Bibles for Missions is not your average thrift store

Nov 8 • Business, Feature StoryNo Comments on Bibles for Missions is not your average thrift store

Pat Alton, left, and Brenda Kent have a great time organizing the auctions at Bibles for Missions, where they auction off some of the higher quality items that are donated to them, such as a mink coat.

 

When a donation is made to Bibles for Missions in Chatham, you can rest assured every penny they make selling goes to worthy local projects and others around the world.

Pat Alton, a long-time volunteer at Bibles for Missions, said it takes 150 volunteers working under a board of directors to keep the Chatham store going, and they are a dedicated bunch.

“We’re all here because we want to be and that’s what makes it so enjoyable,” said Alton.

Set up like a department store, Alton said the busy outlet is divided into departments, such as shoes, clothes, books, furniture, antiques, household items and a special shelf for collectibles.

But what makes Bibles for Missions unique in this area is that they will take broken furniture and electronics.

For instance, any jewelry that comes in goes to volunteer Marjorie Hall in her cubby, where she sorts and cleans it, tagging anything that is gold, silver or jeweled for the eight or so auctions the store hosts every year with higher quality donations.

“The nicer pieces, we save for our auction and for this time of year for Christmas gifts,” Alton explained.

Then there’s Doug Brohm, the resident keeper of the book department, who takes the book donations and makes sure only the nicest copies make it on to the floor.

“Doug has book sale every month, usually for half price,” Alton added.

You can see each area with a volunteer or two who fix electronics such as TVs and computers, repair and refinish furniture like tables and desks, and an area to fix and clean appliances like fridges and stoves.

A couple of volunteers are also in charge of sorting just about everything else, like housewares, collectibles, paintings and other more unusual items.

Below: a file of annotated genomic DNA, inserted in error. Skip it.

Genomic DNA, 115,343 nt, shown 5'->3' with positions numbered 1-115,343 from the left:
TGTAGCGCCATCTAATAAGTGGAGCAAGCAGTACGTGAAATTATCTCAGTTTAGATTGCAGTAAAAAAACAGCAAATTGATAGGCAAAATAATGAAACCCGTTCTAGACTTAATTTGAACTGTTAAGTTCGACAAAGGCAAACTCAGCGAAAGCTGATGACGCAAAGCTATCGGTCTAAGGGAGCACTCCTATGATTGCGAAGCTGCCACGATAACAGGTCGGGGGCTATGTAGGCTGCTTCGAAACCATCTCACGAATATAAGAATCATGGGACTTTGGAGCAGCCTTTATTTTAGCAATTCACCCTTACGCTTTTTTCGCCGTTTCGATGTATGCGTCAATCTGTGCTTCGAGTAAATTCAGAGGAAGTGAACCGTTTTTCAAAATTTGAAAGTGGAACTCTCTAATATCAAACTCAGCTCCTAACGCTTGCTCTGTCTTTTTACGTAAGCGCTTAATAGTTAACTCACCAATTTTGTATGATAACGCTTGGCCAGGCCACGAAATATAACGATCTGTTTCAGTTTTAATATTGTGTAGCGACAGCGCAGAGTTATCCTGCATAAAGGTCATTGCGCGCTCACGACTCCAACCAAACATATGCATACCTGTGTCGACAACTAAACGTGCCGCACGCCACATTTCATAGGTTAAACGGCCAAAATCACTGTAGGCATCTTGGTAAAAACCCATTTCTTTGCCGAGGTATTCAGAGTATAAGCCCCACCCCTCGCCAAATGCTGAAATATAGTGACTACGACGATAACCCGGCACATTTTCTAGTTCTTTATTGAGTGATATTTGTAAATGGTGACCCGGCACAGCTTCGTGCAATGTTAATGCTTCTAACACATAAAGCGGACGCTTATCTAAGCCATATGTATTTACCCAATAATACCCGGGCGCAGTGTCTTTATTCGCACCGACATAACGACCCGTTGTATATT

That leaves the boxes and boxes of Christmas decorations that the volunteers are currently going through and putting out on the floor, many of the items for 50 cents or a $1.

Alton said Bibles for Missions lets nothing go to waste and anything they can’t use is recycled.

“We throw nothing out. If it’s salvageable, we sell it; if not, we recycle it,” she noted. “You can come in and buy good stuff here. We serve the community here who can’t buy good stuff usually.”

A popular event at the Chatham store are the auctions that usually happen about eight times a year, Alton said, depending on the high-quality items that come in. She said jewelry is a big draw, but they also have Royal Dalton figurines, Nippon china, Depression glass, Bunnykins dishes, fur coats and antique items such as Tiffany lamps and clocks.

The auction items are put on display in locked cabinets and numbered and people can sign up and bid on items until auction day, then it goes live. Alton said she has usually about 100 items, but the upcoming auction Nov. 18 at 1 p.m. has 150 items and about 250-300 people signed up.

Alton said she, Brenda Kent and Brohm have fun talking up and modeling the items during the auction, and it’s a fun time for everyone involved.

The store has been open in Chatham for the past 25 years and despite adding on a large warehouse to the property, Bibles for Missions could use more storage space for the piles of donations that come in.

Alton said the store is always busy and they are constantly trying to get new items on the floor for people. She said the good prices compared to other thrift stores and the high quality of items they get from generous donors and the fact they don’t have to pay staff make Bibles for Missions very popular.

“All the money we get goes to buy bibles for missions, which used to be entirely foreign missions, but we also build schools and churches and do outreach in Canada as well,” Alton explained.

Bibles for Missions is located at 26 Wellington St. W., right by the railroad tracks. Pick up of items (not heavy items) can be scheduled, and delivery is available for a fee.

 

 

Doug Brohm, the volunteer in charge of the book department at Bibles for Missions, does his best Vanna White impression, showcasing all the books available for sale at the store.

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